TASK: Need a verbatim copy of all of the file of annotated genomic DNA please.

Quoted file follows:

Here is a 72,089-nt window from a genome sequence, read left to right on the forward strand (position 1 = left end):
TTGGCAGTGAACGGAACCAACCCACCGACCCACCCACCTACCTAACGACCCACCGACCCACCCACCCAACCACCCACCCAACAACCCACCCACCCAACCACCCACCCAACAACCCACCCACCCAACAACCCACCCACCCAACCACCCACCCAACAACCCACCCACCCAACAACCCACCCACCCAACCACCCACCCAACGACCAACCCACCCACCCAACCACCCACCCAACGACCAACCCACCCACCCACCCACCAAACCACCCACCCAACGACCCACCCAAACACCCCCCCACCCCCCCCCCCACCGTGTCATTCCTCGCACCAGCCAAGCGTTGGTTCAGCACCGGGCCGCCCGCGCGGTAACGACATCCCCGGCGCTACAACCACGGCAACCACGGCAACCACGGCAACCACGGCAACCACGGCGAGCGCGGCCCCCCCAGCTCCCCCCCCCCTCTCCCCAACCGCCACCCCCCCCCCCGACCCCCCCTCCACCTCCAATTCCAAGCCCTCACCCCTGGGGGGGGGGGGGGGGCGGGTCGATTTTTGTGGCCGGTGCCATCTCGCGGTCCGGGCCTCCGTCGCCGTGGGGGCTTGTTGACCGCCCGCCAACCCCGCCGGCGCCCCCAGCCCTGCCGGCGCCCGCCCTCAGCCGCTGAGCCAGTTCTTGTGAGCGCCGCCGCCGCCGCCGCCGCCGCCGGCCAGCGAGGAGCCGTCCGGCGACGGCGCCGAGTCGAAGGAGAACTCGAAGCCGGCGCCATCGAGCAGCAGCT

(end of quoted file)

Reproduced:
Here is a 72,089-nt window from a genome sequence, read left to right on the forward strand (position 1 = left end):
TTGGCAGTGAACGGAACCAACCCACCGACCCACCCACCTACCTAACGACCCACCGACCCACCCACCCAACCACCCACCCAACAACCCACCCACCCAACCACCCACCCAACAACCCACCCACCCAACAACCCACCCACCCAACCACCCACCCAACAACCCACCCACCCAACAACCCACCCACCCAACCACCCACCCAACGACCAACCCACCCACCCAACCACCCACCCAACGACCAACCCACCCACCCACCCACCAAACCACCCACCCAACGACCCACCCAAACACCCCCCCACCCCCCCCCCCACCGTGTCATTCCTCGCACCAGCCAAGCGTTGGTTCAGCACCGGGCCGCCCGCGCGGTAACGACATCCCCGGCGCTACAACCACGGCAACCACGGCAACCACGGCAACCACGGCAACCACGGCGAGCGCGGCCCCCCCAGCTCCCCCCCCCCTCTCCCCAACCGCCACCCCCCCCCCCGACCCCCCCTCCACCTCCAATTCCAAGCCCTCACCCCTGGGGGGGGGGGGGGGGCGGGTCGATTTTTGTGGCCGGTGCCATCTCGCGGTCCGGGCCTCCGTCGCCGTGGGGGCTTGTTGACCGCCCGCCAACCCCGCCGGCGCCCCCAGCCCTGCCGGCGCCCGCCCTCAGCCGCTGAGCCAGTTCTTGTGAGCGCCGCCGCCGCCGCCGCCGCCGCCGGCCAGCGAGGAGCCGTCCGGCGACGGCGCCGAGTCGAAGGAGAACTCGAAGCCGGCGCCATCGAGCAGCAGCT